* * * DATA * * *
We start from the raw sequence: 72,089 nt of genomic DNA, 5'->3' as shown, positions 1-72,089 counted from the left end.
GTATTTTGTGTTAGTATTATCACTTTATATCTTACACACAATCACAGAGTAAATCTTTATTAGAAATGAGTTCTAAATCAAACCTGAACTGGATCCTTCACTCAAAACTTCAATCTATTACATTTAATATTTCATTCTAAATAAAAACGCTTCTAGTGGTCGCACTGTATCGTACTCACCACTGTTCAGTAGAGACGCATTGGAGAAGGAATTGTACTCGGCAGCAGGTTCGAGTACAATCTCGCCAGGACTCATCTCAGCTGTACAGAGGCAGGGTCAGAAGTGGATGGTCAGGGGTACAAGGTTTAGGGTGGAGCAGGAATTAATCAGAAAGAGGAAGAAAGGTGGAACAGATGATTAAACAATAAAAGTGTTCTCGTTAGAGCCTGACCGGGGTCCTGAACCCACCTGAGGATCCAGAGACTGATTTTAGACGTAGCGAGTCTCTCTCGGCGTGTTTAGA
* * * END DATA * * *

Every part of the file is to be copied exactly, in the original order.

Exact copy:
We start from the raw sequence: 72,089 nt of genomic DNA, 5'->3' as shown, positions 1-72,089 counted from the left end.
GTATTTTGTGTTAGTATTATCACTTTATATCTTACACACAATCACAGAGTAAATCTTTATTAGAAATGAGTTCTAAATCAAACCTGAACTGGATCCTTCACTCAAAACTTCAATCTATTACATTTAATATTTCATTCTAAATAAAAACGCTTCTAGTGGTCGCACTGTATCGTACTCACCACTGTTCAGTAGAGACGCATTGGAGAAGGAATTGTACTCGGCAGCAGGTTCGAGTACAATCTCGCCAGGACTCATCTCAGCTGTACAGAGGCAGGGTCAGAAGTGGATGGTCAGGGGTACAAGGTTTAGGGTGGAGCAGGAATTAATCAGAAAGAGGAAGAAAGGTGGAACAGATGATTAAACAATAAAAGTGTTCTCGTTAGAGCCTGACCGGGGTCCTGAACCCACCTGAGGATCCAGAGACTGATTTTAGACGTAGCGAGTCTCTCTCGGCGTGTTTAGA